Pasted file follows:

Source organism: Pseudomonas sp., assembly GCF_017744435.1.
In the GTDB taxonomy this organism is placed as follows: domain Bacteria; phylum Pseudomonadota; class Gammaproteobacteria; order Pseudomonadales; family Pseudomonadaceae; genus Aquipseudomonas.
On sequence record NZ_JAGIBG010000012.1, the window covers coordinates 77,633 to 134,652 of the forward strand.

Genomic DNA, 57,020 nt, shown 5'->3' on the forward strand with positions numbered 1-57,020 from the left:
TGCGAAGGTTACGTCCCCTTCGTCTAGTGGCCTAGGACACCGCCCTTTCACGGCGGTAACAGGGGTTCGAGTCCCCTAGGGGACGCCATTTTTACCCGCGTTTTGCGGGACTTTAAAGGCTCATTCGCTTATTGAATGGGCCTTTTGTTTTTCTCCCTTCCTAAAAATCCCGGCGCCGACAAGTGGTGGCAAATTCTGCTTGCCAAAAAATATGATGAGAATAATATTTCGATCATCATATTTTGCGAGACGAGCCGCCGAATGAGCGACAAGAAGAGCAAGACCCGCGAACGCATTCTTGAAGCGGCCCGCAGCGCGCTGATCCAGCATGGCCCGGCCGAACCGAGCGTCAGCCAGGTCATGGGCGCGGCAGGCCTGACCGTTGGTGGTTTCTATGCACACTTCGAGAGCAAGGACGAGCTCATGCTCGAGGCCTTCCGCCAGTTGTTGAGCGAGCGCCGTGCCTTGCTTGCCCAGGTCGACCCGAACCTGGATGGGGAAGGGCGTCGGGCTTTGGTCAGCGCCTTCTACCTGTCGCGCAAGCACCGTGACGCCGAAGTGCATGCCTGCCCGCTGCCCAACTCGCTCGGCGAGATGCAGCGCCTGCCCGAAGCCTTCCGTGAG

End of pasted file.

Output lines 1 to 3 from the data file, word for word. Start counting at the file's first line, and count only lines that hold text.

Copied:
Source organism: Pseudomonas sp., assembly GCF_017744435.1.
In the GTDB taxonomy this organism is placed as follows: domain Bacteria; phylum Pseudomonadota; class Gammaproteobacteria; order Pseudomonadales; family Pseudomonadaceae; genus Aquipseudomonas.
On sequence record NZ_JAGIBG010000012.1, the window covers coordinates 77,633 to 134,652 of the forward strand.